NCSEA Files Initial Comments in EV Pilot Docket

Last Friday, the NCSEA regulatory team submitted Initial Comments on Duke Energy’s Application for Approval of Proposed Electric Transportation Pilot. Duke Energy originally filed their Application in late March, and the North Carolina Utilities Commission (NCUC) called on intervenors to submit comments by July 5.  

In their Application, Duke Energy proposed an Electric Transportation Pilot with a number of goals including but not limited to: 

  • More comprehensively understand the behavior of electric vehicle (EV) charging and impacts to the grid when charging multiple types of EV’s; 
  • Create a foundation of fast charging infrastructure across Duke’s service territories in North Carolina; 
  • Support electrification projects that benefit all customers, including low- or moderate-income customers and non-EV owners; and
  • Create a competitive market for EV charging services while ensuring customer choice. 

NCSEA wholly supports the deployment of EVs and EV charging infrastructure but believes that these investments must be made in a way that supports all market participants. Our Initial Comments reflect this enthusiasm as well as our concerns about the proposed Pilot as submitted. NCSEA believes that the NCUC should deny parts of Duke Energy’s Application and approve others subject to modifications, as well as open a stand-alone proceeding to examine its goals for EV charging infrastructure deployment. 

The main points of concern for NCSEA outlined in our filing center around Duke Energy’s request to make capital investments in EV charging infrastructure. Duke Energy failed to provide evidence to support their claims that the Pilot programs “would install a foundational level of DC fast charging (DCFC) stations in North Carolina” while “leaving ample room for third-party investment.” Our concerns include: 

  • Duke Energy provided inconsistent information in discovery—telling NCSEA that 455 plugs are necessary to support 80,000 EVs and telling the Public Staff that 455 stations are necessary; 
  • The assumptions Duke Energy made in calculating the percentage of drivers with access to home charging—changing the default of 80-100 percent of customers having home access to 20 percent of customers not having home access; 
  • The speed that the market is changing—when Duke Energy filed their Application there were only 86 DCFC plugs available and as of July 2, there were 144;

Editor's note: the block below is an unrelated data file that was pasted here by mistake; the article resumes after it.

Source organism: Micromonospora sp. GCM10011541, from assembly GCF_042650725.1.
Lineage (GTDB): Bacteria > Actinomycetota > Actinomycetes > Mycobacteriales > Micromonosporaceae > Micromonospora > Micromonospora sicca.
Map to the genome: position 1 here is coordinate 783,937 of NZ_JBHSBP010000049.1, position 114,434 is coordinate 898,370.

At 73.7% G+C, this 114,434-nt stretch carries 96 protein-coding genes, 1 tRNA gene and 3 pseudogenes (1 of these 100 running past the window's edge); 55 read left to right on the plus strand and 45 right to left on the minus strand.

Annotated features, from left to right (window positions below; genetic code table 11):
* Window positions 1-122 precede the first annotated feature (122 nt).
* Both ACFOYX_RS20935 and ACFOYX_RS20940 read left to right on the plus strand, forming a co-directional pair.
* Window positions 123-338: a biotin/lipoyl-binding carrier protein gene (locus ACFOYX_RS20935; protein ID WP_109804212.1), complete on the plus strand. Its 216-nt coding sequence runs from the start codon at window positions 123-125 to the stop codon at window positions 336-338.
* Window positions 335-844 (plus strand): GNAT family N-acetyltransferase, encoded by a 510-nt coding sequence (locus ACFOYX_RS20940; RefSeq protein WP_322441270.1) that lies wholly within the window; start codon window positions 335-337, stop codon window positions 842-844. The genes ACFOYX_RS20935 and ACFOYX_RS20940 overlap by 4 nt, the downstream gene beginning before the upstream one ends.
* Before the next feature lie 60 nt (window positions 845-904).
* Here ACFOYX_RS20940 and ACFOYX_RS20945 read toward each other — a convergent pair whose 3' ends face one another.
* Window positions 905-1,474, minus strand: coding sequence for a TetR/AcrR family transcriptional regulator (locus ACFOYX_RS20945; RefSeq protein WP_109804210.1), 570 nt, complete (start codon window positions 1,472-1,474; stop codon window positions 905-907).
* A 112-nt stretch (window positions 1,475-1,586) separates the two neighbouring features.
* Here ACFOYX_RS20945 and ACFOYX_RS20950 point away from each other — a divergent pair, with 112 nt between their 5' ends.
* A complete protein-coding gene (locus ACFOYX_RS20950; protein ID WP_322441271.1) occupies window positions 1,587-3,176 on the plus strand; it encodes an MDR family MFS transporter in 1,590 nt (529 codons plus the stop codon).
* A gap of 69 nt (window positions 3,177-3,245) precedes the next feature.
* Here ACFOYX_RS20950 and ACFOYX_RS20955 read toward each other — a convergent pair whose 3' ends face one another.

• Duke Energy did not include Tesla charging stations in its examination of the size of DCFC market—Tesla sold more EVs than all other EV manufacturers combined in 2018; and 
  • After the Pilot, only one-third of the DCFC market would remain for third-party investment. 

In our Initial Comments, NCSEA also expressed concern over siting and how Duke Energy would (or would not) use its knowledge of the grid to site charging infrastructure and ensure that underserved communities have access to charging infrastructure. Duke Energy’s knowledge of the grid would give it an unfair advantage over other market participants who do not have access to that same information. This knowledge will allow Duke Energy to capitalize, and effectively monopolize, the market for charging infrastructure. NCSEA fears that Duke Energy could use this advantage to install charging infrastructure at the locations that do not require expensive upgrades and leave those that require expensive upgrades for potential third-party market participants.  

Rather than approve Duke Energy to invest capital in EV charging stations, as requested in their Application, NCSEA requests that the NCUC direct Duke Energy to create and file a make-ready program. Briefly, a make-ready program would provide electrical service to the point where a charging station could be installed, and would prevent Duke from maintaining an advantage over third-party market participants. 

Upon request from NCSEA for the scoring criteria for Duke Energy owned chargers, Duke Energy failed to provide enough evidence that their three metrics (seen in Attachment 8 of NCSEA’s filing) would ensure access to charging infrastructure for underserved communities. NCSEA recommends that the NCUC be required to work with stakeholders to develop a more comprehensive set of scoring criteria. 

Though NCSEA has concerns about the Pilot, outlined in part here and in our Comments in full, we would not be opposed to the rebates that Duke Energy proposed in their Application with a few modifications including: 

  • Lowering the rebate in the Residential EV Charging Program from $1,000 to $500 to double participation and remain consistent with other rebates offered by Duke Energy; 
  • Creating EV-specific rate tariffs in Duke Energy’s next general rate case; and 
  • Creating scoring criteria—beyond first-come, first-served—for receiving a rebate under both the EV School Bus Charging Program and the EV Transit Bus Charging Station Program.  

NCSEA is eager to work with Duke Energy and other stakeholders to ensure that the approved EV Pilot is beneficial for all market participants. To that end, we request that the NCUC deny Duke Energy’s request to make capital investments in charging infrastructure; approve (with modifications) the rebates proposed in the Application; and open a generic docket on EV charging.  

The NCSEA regulatory team will continue monitoring this docket and keep our members informed of updates. For first access to updates, be sure to become an NCSEA Business Member

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